Do it yourself - How to create a living will
To create a living will, you need:
  • To be at least 18 years old, and "of sound mind."
  • Two witnesses and notary public signatures to transform the piece of paper into a legally binding document.
Since there is no one single form available from the federal government, you need to know your individual state regulations in regards to rules and requirements covering living wills. If you search for information online, beware of sites that charge for forms you can easily download and print for free.

On most forms all the "legalize" is already included. This usually includes the phrases like "...being of sound mind..." along with a statement that you are not acting under coercion by any interested party. Once that's squared away, a living will document (also called "advance directives" or "medical power of attorney") outlines your specific wishes for medical treatment when you are no longer able to make decisions for yourself. These may include instances of severe brain damage, paralysis, persistent vegetative state, incurable disease or terminal illness.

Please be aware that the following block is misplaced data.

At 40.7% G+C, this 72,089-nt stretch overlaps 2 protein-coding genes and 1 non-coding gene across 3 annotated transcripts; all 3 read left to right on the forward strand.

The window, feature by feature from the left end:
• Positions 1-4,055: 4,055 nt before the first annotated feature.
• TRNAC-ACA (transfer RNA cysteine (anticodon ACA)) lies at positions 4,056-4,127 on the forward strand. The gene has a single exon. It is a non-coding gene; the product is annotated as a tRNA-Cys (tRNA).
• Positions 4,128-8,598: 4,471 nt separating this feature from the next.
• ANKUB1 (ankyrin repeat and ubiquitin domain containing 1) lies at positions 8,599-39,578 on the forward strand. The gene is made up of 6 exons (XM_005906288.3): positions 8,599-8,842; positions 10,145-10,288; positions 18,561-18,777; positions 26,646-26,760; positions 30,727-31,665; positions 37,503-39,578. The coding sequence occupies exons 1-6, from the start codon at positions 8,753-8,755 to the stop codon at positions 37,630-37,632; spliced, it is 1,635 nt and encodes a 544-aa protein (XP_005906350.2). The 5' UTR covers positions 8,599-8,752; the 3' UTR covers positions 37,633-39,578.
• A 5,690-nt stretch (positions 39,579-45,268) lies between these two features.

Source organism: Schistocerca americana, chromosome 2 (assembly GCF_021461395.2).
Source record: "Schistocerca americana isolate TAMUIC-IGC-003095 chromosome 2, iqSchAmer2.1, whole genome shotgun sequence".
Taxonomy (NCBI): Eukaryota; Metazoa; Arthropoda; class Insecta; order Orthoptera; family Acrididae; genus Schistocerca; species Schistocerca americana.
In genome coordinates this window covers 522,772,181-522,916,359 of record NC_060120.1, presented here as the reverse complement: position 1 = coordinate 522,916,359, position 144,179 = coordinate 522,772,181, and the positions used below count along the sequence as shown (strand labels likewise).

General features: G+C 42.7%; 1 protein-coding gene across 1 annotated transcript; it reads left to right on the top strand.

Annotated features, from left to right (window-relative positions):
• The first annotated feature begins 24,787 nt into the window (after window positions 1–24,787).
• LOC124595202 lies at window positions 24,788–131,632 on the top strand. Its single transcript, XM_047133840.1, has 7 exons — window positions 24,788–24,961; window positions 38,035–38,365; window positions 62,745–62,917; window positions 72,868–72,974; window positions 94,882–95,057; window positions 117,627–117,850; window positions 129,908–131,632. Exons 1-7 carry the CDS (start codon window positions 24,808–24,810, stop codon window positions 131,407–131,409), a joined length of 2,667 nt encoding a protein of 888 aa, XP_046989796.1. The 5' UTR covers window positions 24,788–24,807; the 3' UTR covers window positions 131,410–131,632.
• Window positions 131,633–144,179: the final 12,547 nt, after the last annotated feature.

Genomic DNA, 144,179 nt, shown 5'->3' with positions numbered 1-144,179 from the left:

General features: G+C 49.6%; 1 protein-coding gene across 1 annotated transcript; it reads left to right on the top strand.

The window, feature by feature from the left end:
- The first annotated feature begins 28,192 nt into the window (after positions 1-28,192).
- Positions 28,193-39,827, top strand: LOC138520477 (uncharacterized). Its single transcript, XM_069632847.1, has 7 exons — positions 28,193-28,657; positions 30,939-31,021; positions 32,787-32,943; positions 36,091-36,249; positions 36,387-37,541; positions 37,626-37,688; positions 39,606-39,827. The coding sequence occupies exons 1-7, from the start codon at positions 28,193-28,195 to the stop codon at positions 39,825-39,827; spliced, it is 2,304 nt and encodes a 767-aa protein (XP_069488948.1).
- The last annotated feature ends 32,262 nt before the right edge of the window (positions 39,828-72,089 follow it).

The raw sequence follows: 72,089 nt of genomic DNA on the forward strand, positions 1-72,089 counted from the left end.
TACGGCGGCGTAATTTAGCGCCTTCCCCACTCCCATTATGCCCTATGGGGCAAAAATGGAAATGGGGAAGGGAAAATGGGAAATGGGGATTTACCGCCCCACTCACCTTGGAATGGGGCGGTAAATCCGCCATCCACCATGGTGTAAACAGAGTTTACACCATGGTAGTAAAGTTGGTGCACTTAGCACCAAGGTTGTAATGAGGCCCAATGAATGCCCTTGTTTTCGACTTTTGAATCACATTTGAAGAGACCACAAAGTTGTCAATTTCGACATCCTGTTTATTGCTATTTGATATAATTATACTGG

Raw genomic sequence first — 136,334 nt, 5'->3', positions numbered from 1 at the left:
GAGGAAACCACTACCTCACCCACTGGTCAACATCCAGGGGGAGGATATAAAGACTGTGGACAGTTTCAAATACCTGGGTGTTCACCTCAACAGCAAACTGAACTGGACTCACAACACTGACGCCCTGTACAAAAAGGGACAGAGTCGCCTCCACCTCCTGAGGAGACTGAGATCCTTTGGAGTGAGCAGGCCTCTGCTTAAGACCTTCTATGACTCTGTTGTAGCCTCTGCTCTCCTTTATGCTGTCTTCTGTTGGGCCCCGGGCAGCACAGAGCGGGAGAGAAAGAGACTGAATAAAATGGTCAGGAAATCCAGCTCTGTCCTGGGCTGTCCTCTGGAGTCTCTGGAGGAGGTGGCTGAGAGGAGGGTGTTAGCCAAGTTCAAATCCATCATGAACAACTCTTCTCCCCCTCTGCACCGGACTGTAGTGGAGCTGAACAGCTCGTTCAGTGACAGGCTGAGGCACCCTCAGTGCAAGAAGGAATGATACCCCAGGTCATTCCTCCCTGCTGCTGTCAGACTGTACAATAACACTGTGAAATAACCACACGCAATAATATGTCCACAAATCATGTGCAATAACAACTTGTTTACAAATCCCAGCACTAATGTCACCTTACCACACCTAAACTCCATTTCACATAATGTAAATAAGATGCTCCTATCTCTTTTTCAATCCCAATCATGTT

In addition. you can also spell out any specific treatment you wish to forego such as a feeding tube, respirator, dialysis machine, or other extraordinary measures that would prolong life unnecessarily. Along with your living will, you may also want to complete the separate "Do Not Resusitate" order that specifically directs your doctor not to apply emergency CPR.

Witnessing your living will
Once all the necessary documents are completed, visit a local notary public and bring along two other people to witness the document.

Who can serve as witnesses? It depends. In some cases, your doctor or spouse, relatives or legal heirs are barred to act as witnesses for living wills. So be sure to check your individual state regulations before you go.